But there is another way of reading Plato: as literature. A literary reading of the Phaedrus and the Symposium leaves the question rather more settled. The literary reader does not merely ask “What did Socrates say?” She asks, “What sort of character is Socrates? What was Socrates like?” She naturally pays a great deal more attention to the bits of text that seem extraneous to a philosophical reader: the section of the Symposium where all of the other guests complain about Socrates' long-windedness, the bit where Alcibiades twits Socrates before he tells his story of the philosopher's marvelous sexual fortitude, the squabble with Phaedrus about whether Socrates will make a speech or not, and the part where he insists that they had better keep discoursing for fear that the grasshoppers will laugh at them if they take a nap. She tries to picture the attitudes, the characters, the personalities, the sarcasms, ironies, jokes and emotions of the various speakers. I would like to suggest that such a reading answers the question with a resounding affirmative: Socrates was not merely familiar with the attractions of homoeroticism, he was sooo gay. I invite you to try the experiment, and see if you do not come to the same conclusion. Indeed, this aspect of Socrates' personality seems to leap from the page with such vibrancy that one is forced to wonder why such a concerted effort has been made to argue that the matter is ambiguous. Why deny what seems the most reasonable, obvious and natural interpretation of the text?

Saturday, February 4, 2012

Book Review: Washed and Waiting

I've been meaning to write this review for a while. I got Wesley Hill's Washed and Waiting: Reflections on Homosexuality and Christian Faithfulness as part of my big Christmas book binge, and I read it in a couple of days immediately after it arrived. Wes is a celibate gay Christian, and his book looks at the reasons why a homosexual person would choose to accept the traditional Christian teaching on homosexuality, and then moves on to discuss what that actually looks like in practice. He draws on his own life, and also on the lives of Henri Nouwen and John Manley Hopkins to show the struggle, the loneliness, and also the tremendous grace that comes through the difficult life to which he has been called.

I loved this book, and would recommend it very highly – not just to people who are same-sex attracted. I think that if a lot more people in the conservative Christian crowd read this book it would massively enrich the quality of outreach to people with same-sex attractions. Although Wes doesn't shy away from the hard moral teachings (his approach is actually a lot more Biblically centred than my own, which isn't surprising – I camp out on Theology of the Body and lean a lot more on specifically Catholic teaching), he also does not shy away from the very real obstacles that present people who are trying to live out that teaching. Seeing a truly honest portrayal of the hardships that Christ demands of those who have exclusive same-sex attractions, and of the ways that God works in those lives, produces a sense of humility that is so often lacking in Christian preaching on homosexuality. It's the particular humility of recognizing that beneath the natural law arguments, and appeals to scripture, and the pat certainties that this is “The Truth,” we are asking people to shoulder a substantial Cross. As Wes makes clear, that doesn't mean that the Church should not make this demand of people, but rather that those who present that demand must be willing to actually give of themselves, to help carry the Cross along with their same-sex attracted brothers and sisters.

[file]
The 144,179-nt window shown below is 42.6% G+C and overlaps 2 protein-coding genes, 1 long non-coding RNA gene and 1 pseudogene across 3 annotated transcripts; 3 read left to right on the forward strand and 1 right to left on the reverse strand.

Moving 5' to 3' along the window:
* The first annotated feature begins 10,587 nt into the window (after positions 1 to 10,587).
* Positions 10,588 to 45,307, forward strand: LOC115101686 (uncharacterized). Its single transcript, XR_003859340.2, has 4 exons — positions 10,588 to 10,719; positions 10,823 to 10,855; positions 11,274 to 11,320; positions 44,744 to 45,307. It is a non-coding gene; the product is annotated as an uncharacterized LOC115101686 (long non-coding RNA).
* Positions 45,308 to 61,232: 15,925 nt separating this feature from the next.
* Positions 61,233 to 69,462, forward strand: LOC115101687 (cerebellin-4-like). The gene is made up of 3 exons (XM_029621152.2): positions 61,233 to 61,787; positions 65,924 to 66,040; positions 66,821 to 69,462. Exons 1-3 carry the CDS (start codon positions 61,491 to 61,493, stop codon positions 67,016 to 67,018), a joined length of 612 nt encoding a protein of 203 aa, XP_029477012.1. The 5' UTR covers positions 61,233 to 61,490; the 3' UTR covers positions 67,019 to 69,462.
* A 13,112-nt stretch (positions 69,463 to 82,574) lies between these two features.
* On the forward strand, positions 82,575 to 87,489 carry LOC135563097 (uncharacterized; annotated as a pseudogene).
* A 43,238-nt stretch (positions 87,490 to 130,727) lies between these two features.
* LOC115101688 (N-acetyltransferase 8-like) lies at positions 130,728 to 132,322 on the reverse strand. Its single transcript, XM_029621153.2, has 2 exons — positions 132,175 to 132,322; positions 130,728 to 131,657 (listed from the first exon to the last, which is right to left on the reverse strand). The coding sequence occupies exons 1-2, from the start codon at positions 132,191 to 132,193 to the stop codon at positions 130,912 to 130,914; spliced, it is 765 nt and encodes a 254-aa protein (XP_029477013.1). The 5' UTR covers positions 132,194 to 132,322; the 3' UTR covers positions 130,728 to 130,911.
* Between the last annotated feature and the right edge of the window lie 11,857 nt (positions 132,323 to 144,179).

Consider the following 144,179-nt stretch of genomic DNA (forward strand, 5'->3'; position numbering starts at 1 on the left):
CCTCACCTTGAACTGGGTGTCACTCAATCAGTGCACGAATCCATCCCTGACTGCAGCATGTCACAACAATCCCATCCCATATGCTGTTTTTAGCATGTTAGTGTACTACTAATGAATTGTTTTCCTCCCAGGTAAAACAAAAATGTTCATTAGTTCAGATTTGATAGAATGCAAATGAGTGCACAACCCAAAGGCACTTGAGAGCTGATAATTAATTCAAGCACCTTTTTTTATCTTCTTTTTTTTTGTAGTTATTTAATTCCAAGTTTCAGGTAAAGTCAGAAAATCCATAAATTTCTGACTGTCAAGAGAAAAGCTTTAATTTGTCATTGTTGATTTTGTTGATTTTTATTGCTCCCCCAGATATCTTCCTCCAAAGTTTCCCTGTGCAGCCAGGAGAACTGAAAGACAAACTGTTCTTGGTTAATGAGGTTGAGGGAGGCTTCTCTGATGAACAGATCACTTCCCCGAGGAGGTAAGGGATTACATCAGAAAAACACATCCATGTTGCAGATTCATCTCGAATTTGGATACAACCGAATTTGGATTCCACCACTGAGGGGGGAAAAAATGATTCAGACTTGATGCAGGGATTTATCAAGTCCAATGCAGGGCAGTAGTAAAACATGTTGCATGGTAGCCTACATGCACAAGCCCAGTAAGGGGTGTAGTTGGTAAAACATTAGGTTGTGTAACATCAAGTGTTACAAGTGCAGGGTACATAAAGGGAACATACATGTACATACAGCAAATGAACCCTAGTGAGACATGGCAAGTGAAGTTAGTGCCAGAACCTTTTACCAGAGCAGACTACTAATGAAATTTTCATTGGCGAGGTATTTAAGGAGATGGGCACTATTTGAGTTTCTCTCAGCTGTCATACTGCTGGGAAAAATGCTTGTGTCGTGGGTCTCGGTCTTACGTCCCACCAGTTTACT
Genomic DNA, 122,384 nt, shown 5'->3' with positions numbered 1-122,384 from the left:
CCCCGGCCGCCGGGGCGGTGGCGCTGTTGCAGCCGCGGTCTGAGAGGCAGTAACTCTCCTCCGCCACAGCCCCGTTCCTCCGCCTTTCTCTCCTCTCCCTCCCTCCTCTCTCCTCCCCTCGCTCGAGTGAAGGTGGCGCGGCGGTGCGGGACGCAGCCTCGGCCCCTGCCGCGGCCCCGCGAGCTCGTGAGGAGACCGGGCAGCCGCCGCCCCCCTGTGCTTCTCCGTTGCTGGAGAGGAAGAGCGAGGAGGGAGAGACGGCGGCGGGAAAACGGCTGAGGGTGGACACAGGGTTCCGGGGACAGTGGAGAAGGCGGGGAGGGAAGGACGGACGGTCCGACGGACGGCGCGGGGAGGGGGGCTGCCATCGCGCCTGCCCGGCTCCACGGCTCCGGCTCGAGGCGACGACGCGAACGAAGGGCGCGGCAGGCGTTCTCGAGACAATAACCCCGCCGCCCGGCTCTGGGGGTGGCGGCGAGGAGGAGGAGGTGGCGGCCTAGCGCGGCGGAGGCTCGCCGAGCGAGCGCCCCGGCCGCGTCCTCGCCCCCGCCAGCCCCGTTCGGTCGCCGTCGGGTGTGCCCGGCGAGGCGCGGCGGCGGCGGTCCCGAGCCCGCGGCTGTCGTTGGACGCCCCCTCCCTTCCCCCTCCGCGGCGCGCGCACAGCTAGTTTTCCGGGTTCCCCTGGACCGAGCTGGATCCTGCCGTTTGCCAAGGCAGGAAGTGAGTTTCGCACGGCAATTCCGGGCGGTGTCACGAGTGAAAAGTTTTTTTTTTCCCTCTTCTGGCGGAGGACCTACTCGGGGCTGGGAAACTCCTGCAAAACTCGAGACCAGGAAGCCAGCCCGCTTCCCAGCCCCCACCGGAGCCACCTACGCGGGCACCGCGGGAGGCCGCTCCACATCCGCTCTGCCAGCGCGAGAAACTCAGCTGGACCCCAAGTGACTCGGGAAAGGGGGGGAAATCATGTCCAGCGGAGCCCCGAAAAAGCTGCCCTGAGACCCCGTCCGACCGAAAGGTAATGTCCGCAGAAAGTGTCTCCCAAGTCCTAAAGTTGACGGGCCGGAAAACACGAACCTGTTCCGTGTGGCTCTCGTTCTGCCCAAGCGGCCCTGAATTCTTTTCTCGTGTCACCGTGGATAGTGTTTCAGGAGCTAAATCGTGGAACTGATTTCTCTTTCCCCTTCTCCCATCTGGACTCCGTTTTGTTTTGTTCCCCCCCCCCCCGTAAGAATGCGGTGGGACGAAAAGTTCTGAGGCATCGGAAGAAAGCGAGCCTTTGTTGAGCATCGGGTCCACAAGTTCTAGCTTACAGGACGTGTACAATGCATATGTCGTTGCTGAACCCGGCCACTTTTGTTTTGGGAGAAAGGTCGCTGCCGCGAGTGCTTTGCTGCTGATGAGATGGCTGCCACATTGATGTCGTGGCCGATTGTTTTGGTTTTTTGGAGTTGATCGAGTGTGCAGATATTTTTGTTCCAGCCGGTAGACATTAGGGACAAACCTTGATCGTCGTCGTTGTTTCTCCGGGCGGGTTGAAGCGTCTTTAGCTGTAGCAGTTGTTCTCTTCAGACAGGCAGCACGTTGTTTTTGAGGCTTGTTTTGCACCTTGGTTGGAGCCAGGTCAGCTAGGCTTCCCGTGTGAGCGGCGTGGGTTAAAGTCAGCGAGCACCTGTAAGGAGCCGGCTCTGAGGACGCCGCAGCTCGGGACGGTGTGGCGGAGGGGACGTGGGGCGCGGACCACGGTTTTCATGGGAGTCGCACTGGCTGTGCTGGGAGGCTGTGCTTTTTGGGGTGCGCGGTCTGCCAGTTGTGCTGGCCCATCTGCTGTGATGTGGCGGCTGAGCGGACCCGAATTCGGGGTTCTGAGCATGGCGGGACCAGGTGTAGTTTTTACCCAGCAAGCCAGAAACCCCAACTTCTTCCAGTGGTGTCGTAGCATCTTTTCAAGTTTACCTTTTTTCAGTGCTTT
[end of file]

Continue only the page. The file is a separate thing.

He also does a lovely job of discussing the role of the Church in the lives of Christians – not only Christians with same-sex attraction, but all of us. He points out that in the culture of the New Testament, marriage and the family are no longer the primary place in which human beings give, receive and exchange love. The Church is supposed to be truly One Body in One Lord, and the ambivalence with which Christ and St. Paul view marriage is placed in the context of the supremacy of the Body of Christ as the place where human beings encounter one another. Obviously, this highlights the need for Christian communities to truly function as places in which LGBTQ people can encounter this kind of love, a love which is emotional, spiritual and physical. A love sufficient to make life without a spouse bearable, and even joyful.

Finally, he conveys really powerfully what it is that LGBTQ people have to offer the Church. He shows that gay Christians are not merely dissidents, psychological wrecks or recovering addicts, that they are people with a deep spirituality that is relevant to the entire Church.

This is testimonial at its absolute best: not sentimental and formulaic, but realistic, tough and stunningly beautiful. It's a window into another person's experience, an icon of Divine Providence, and a work of marvelous hope.